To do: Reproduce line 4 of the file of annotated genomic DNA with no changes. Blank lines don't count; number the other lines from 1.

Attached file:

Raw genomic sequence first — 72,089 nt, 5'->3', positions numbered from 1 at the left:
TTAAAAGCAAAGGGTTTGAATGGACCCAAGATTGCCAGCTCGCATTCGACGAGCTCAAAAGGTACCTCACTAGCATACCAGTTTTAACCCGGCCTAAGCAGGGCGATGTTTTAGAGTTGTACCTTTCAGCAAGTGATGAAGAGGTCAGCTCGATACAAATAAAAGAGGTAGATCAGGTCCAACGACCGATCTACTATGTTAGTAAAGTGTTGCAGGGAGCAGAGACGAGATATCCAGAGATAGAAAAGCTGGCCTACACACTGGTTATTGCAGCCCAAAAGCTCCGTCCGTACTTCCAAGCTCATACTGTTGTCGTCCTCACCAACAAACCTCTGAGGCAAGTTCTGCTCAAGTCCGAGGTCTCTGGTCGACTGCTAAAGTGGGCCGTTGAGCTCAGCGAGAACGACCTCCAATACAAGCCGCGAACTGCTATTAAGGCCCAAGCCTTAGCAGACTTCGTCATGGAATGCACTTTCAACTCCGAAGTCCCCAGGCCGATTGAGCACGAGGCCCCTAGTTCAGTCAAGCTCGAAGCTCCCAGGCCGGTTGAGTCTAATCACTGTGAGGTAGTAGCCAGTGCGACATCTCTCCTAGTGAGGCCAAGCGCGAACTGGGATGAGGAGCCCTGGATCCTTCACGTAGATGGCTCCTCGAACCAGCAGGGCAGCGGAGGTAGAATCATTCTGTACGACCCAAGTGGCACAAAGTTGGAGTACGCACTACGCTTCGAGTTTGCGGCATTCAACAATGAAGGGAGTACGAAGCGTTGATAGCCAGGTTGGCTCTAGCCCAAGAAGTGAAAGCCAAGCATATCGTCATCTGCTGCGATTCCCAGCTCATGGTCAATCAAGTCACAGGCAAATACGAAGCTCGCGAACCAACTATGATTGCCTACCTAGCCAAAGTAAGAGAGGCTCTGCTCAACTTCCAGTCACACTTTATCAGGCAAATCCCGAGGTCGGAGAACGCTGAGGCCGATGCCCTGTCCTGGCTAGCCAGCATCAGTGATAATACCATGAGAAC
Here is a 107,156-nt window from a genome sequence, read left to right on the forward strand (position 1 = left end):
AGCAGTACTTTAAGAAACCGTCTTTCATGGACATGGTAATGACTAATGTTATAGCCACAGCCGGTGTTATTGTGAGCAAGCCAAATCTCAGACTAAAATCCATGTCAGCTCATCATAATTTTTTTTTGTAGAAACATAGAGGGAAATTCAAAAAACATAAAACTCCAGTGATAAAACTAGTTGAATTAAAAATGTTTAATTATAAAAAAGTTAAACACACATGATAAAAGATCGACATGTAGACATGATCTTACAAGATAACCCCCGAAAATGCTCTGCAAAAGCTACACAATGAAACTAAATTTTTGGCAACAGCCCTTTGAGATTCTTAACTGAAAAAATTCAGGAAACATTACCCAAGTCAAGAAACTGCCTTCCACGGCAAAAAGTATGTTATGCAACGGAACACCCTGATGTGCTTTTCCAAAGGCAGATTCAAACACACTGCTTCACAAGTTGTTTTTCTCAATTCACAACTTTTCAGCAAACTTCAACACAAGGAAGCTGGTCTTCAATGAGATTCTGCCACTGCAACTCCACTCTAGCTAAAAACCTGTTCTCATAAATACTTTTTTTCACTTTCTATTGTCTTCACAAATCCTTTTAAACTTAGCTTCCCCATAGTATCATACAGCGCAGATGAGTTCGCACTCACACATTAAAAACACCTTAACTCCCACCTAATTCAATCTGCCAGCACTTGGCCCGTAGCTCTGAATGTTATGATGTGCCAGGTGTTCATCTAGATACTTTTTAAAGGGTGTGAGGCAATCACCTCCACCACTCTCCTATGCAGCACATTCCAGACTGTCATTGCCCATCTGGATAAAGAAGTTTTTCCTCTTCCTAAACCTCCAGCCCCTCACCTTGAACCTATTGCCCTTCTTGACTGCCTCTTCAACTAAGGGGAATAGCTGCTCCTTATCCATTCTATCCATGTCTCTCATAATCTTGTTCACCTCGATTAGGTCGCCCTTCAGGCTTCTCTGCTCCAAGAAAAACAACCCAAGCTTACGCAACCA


AGCAGTACTTTAAGAAACCGTCTTTCATGGACATGGTAATGACTAATGTTATAGCCACAGCCGGTGTTATTGTGAGCAAGCCAAATCTCAGACTAAAATCCATGTCAGCTCATCATAATTTTTTTTTGTAGAAACATAGAGGGAAATTCAAAAAACATAAAACTCCAGTGATAAAACTAGTTGAATTAAAAATGTTTAATTATAAAAAAGTTAAACACACATGATAAAAGATCGACATGTAGACATGATCTTACAAGATAACCCCCGAAAATGCTCTGCAAAAGCTACACAATGAAACTAAATTTTTGGCAACAGCCCTTTGAGATTCTTAACTGAAAAAATTCAGGAAACATTACCCAAGTCAAGAAACTGCCTTCCACGGCAAAAAGTATGTTATGCAACGGAACACCCTGATGTGCTTTTCCAAAGGCAGATTCAAACACACTGCTTCACAAGTTGTTTTTCTCAATTCACAACTTTTCAGCAAACTTCAACACAAGGAAGCTGGTCTTCAATGAGATTCTGCCACTGCAACTCCACTCTAGCTAAAAACCTGTTCTCATAAATACTTTTTTTCACTTTCTATTGTCTTCACAAATCCTTTTAAACTTAGCTTCCCCATAGTATCATACAGCGCAGATGAGTTCGCACTCACACATTAAAAACACCTTAACTCCCACCTAATTCAATCTGCCAGCACTTGGCCCGTAGCTCTGAATGTTATGATGTGCCAGGTGTTCATCTAGATACTTTTTAAAGGGTGTGAGGCAATCACCTCCACCACTCTCCTATGCAGCACATTCCAGACTGTCATTGCCCATCTGGATAAAGAAGTTTTTCCTCTTCCTAAACCTCCAGCCCCTCACCTTGAACCTATTGCCCTTCTTGACTGCCTCTTCAACTAAGGGGAATAGCTGCTCCTTATCCATTCTATCCATGTCTCTCATAATCTTGTTCACCTCGATTAGGTCGCCCTTCAGGCTTCTCTGCTCCAAGAAAAACAACCCAAGCTTACGCAACCA